The political complexities surrounding war between Argentina and Uruguay in the mid-1840s are impossible to sketch in a short article. British and French interest in the situation focussed on protection of commercial interests in Uruguay and on keeping navigation of the Parana River open to commercial traffic. This huge river, navigable by sea-going vessels of the time for much of its length, leads into the very heart of South America.
View of the boom from the Argentinian batteries on the cliff south of the river
In mid-1845 Argentina had closed the river by means of a boom and shore batteries at La Vuelta de Obligado, some 120 mile NNW of Buenos Aires. At this point the river is 700 metres wide and a tight turn (vuelta in Spanish) makes navigation difficult. British merchant shipping was trapped upstream and other ships, 92 in total, carrying manufactured goods, were unable to move upstream. At this period of British commercial dominance the challenge was irresistible, as it also was for the French.
The Argentine boom extended completely across the river and consisted of 24 vessels linked by three strong metal chains. Only three of these vessels were Argentinian naval units and the remainder were requisitioned. Four artillery batteries with 30 cannons in total, a mix of 8, 10, 12 and 20-pounders, were dug in on a cliff that rose from 100 to 600 feet on the southern bank, and supported by some 2,000 entrenched troops. A small brigantine, the Republicano, and two small gunboats, the Restaurador and the Lagos, were also available to protect the boom.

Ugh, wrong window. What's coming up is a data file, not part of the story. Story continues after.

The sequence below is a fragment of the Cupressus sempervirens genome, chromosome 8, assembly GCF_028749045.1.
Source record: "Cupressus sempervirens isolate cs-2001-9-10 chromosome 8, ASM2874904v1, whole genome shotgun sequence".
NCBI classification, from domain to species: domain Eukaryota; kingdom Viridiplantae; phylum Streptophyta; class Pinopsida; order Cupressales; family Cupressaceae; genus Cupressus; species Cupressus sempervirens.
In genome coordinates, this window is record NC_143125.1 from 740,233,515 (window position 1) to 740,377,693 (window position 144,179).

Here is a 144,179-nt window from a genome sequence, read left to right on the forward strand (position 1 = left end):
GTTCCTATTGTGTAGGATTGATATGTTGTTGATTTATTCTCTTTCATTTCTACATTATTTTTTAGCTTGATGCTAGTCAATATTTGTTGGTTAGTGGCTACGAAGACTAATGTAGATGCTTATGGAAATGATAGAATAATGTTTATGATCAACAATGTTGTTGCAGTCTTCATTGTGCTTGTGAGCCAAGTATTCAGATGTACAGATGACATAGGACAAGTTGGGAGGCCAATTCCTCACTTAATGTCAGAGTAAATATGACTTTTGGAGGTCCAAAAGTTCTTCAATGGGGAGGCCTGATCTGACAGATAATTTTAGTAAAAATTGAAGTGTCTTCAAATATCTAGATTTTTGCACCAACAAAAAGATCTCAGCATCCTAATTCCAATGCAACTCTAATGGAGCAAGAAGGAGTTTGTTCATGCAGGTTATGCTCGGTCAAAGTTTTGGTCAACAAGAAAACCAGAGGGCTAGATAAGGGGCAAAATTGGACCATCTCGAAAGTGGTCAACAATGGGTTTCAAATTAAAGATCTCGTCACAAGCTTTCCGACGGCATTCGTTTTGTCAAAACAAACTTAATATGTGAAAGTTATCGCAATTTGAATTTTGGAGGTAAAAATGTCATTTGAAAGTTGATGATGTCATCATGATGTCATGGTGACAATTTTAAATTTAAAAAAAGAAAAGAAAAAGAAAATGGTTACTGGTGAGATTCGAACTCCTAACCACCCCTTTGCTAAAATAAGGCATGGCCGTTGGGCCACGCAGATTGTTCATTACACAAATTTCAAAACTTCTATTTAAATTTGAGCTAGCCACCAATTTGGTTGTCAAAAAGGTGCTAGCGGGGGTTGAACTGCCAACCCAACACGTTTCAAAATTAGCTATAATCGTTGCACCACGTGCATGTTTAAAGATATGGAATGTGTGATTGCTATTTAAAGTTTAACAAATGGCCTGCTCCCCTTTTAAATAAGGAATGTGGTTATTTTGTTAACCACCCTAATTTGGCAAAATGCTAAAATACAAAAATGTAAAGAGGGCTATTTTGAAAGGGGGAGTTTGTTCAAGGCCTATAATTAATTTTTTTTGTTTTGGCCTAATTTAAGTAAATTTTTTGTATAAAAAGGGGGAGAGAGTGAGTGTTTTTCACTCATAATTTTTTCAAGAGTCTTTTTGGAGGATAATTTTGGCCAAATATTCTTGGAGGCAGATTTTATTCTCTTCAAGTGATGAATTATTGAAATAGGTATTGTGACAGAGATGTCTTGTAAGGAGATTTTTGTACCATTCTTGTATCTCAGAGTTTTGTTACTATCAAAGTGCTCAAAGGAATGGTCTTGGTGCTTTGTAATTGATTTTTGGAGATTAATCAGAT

The combined British-French force that moved upriver totalled eleven warships, six of them of the Royal Navy. Eight of the vessels were sailing craft but the most powerful were three steam paddlers: HMS Gorgon, HMS Firebrand and the French Fulton. Steam power in warfare still a novelty and these vessels represented contemporary cutting-edge technology.
HMS Gorgon – by Sir Oswald Walters Brierly
The Gorgon, which had already seen action in the bombardment of Acre in 1840, can be considered representative of the type. Of wooden construction and of 1,610 tons, she was classed as a sloop. Her length was 152 feet along the keel and her 800 hp 2-cylinder direct-acting steam engine drove two enormous 27 foot diameter paddle wheels – and obvious point of vulnerability in battle. Though capable of 9.5 knots under steam considerations of coal supply demanded that she also carry an auxiliary sailing rig. Her armament was impressive for her size – two pivot-mounted 10-inch guns, two 68-pounders and two 42-pounder carronades. In addition the British ships carried Congreave rockets, probably 24-pounders, which, due to their high trajectories, were to prove very useful for attacking the Argentinian positions on the cliffs.
The Argentinian batteries under rocket bombardment